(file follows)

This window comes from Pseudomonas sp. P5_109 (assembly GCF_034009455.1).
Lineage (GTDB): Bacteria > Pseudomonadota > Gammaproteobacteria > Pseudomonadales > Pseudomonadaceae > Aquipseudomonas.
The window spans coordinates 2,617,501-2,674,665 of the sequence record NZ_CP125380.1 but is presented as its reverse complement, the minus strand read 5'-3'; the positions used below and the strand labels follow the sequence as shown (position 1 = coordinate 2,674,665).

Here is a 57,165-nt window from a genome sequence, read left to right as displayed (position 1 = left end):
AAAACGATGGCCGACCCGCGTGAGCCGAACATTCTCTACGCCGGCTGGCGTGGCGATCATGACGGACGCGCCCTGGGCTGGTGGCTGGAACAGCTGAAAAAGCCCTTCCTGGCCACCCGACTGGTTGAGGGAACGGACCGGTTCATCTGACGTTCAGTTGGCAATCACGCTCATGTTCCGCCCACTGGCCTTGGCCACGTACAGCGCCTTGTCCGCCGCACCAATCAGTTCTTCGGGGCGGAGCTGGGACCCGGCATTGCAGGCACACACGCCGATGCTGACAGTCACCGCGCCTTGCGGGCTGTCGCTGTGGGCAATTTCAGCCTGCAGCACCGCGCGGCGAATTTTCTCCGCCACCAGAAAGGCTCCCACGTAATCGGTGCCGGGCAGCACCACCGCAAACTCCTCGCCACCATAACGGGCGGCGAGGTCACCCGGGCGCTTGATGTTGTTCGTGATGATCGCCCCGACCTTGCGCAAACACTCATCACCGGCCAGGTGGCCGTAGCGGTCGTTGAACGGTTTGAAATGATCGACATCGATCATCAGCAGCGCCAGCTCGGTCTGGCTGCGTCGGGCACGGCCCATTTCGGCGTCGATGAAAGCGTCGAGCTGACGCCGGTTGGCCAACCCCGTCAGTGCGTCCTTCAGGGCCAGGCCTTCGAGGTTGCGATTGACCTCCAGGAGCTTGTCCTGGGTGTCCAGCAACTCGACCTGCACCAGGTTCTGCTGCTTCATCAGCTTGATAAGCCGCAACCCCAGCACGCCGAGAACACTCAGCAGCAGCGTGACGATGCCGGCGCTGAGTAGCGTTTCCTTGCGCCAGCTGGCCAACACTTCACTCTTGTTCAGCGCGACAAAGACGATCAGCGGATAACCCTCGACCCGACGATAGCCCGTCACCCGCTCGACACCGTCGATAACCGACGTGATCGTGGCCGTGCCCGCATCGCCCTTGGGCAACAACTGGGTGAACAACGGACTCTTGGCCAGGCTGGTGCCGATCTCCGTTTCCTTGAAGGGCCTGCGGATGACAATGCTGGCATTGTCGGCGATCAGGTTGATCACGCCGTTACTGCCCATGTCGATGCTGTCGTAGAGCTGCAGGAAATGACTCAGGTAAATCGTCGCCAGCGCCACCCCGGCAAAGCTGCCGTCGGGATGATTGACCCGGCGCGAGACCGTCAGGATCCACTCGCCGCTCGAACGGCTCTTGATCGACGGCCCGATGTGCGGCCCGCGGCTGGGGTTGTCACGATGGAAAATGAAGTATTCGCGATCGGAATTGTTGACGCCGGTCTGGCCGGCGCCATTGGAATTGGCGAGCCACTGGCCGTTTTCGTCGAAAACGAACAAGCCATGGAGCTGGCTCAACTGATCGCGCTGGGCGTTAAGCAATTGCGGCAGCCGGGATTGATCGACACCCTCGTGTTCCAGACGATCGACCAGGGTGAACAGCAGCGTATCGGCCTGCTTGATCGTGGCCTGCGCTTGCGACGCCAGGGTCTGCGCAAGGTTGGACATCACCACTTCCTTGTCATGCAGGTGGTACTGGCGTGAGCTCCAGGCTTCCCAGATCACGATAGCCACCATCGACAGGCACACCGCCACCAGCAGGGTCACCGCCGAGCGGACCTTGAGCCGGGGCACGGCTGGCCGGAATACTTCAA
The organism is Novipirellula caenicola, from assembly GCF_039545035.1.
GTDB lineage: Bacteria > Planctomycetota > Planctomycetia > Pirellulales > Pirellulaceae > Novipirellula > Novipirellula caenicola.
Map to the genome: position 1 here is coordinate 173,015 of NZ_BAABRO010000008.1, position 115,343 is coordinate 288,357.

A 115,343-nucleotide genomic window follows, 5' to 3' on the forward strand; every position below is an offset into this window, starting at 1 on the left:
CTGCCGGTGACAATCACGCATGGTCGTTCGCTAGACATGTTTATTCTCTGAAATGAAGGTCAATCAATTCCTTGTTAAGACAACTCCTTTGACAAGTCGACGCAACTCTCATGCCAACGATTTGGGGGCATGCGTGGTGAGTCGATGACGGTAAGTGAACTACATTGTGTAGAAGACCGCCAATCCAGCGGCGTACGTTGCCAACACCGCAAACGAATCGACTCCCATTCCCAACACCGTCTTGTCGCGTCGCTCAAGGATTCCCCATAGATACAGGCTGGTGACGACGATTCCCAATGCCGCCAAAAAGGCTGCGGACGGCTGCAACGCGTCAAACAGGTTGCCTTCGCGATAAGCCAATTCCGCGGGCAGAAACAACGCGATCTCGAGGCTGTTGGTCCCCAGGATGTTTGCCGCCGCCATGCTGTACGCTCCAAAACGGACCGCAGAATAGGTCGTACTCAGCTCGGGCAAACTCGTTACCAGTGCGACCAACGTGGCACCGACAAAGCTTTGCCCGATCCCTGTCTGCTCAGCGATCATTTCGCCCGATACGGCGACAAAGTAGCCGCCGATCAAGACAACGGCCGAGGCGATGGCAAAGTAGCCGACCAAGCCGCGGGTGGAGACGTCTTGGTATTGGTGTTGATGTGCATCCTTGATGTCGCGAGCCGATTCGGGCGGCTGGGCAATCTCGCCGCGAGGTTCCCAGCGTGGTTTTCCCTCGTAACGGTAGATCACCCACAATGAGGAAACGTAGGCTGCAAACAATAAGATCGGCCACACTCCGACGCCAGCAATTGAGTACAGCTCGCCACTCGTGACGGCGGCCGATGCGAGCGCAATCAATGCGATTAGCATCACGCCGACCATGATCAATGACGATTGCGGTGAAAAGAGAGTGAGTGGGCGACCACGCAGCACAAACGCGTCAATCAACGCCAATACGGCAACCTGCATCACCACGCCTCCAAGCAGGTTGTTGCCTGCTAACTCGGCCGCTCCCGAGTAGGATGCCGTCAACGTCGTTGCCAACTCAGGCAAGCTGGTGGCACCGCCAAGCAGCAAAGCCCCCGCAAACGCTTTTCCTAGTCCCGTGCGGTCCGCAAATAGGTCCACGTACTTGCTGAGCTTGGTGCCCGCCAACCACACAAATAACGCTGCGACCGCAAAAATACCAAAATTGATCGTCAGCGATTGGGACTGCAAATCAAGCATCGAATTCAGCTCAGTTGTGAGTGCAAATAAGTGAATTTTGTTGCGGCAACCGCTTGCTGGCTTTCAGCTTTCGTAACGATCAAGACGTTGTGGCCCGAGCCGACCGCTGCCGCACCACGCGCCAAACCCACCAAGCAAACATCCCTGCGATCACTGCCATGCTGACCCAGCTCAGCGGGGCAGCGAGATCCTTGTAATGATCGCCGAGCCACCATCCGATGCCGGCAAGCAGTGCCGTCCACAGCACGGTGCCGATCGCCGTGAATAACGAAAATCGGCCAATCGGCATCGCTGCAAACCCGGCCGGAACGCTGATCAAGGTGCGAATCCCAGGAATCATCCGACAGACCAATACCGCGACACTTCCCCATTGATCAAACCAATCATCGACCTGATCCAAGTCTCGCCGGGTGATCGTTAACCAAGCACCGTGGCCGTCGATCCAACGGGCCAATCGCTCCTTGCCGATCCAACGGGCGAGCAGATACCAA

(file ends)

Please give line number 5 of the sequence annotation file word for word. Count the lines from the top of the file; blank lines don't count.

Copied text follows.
AAAACGATGGCCGACCCGCGTGAGCCGAACATTCTCTACGCCGGCTGGCGTGGCGATCATGACGGACGCGCCCTGGGCTGGTGGCTGGAACAGCTGAAAAAGCCCTTCCTGGCCACCCGACTGGTTGAGGGAACGGACCGGTTCATCTGACGTTCAGTTGGCAATCACGCTCATGTTCCGCCCACTGGCCTTGGCCACGTACAGCGCCTTGTCCGCCGCACCAATCAGTTCTTCGGGGCGGAGCTGGGACCCGGCATTGCAGGCACACACGCCGATGCTGACAGTCACCGCGCCTTGCGGGCTGTCGCTGTGGGCAATTTCAGCCTGCAGCACCGCGCGGCGAATTTTCTCCGCCACCAGAAAGGCTCCCACGTAATCGGTGCCGGGCAGCACCACCGCAAACTCCTCGCCACCATAACGGGCGGCGAGGTCACCCGGGCGCTTGATGTTGTTCGTGATGATCGCCCCGACCTTGCGCAAACACTCATCACCGGCCAGGTGGCCGTAGCGGTCGTTGAACGGTTTGAAATGATCGACATCGATCATCAGCAGCGCCAGCTCGGTCTGGCTGCGTCGGGCACGGCCCATTTCGGCGTCGATGAAAGCGTCGAGCTGACGCCGGTTGGCCAACCCCGTCAGTGCGTCCTTCAGGGCCAGGCCTTCGAGGTTGCGATTGACCTCCAGGAGCTTGTCCTGGGTGTCCAGCAACTCGACCTGCACCAGGTTCTGCTGCTTCATCAGCTTGATAAGCCGCAACCCCAGCACGCCGAGAACACTCAGCAGCAGCGTGACGATGCCGGCGCTGAGTAGCGTTTCCTTGCGCCAGCTGGCCAACACTTCACTCTTGTTCAGCGCGACAAAGACGATCAGCGGATAACCCTCGACCCGACGATAGCCCGTCACCCGCTCGACACCGTCGATAACCGACGTGATCGTGGCCGTGCCCGCATCGCCCTTGGGCAACAACTGGGTGAACAACGGACTCTTGGCCAGGCTGGTGCCGATCTCCGTTTCCTTGAAGGGCCTGCGGATGACAATGCTGGCATTGTCGGCGATCAGGTTGATCACGCCGTTACTGCCCATGTCGATGCTGTCGTAGAGCTGCAGGAAATGACTCAGGTAAATCGTCGCCAGCGCCACCCCGGCAAAGCTGCCGTCGGGATGATTGACCCGGCGCGAGACCGTCAGGATCCACTCGCCGCTCGAACGGCTCTTGATCGACGGCCCGATGTGCGGCCCGCGGCTGGGGTTGTCACGATGGAAAATGAAGTATTCGCGATCGGAATTGTTGACGCCGGTCTGGCCGGCGCCATTGGAATTGGCGAGCCACTGGCCGTTTTCGTCGAAAACGAACAAGCCATGGAGCTGGCTCAACTGATCGCGCTGGGCGTTAAGCAATTGCGGCAGCCGGGATTGATCGACACCCTCGTGTTCCAGACGATCGACCAGGGTGAACAGCAGCGTATCGGCCTGCTTGATCGTGGCCTGCGCTTGCGACGCCAGGGTCTGCGCAAGGTTGGACATCACCACTTCCTTGTCATGCAGGTGGTACTGGCGTGAGCTCCAGGCTTCCCAGATCACGATAGCCACCATCGACAGGCACACCGCCACCAGCAGGGTCACCGCCGAGCGGACCTTGAGCCGGGGCACGGCTGGCCGGAATACTTCAA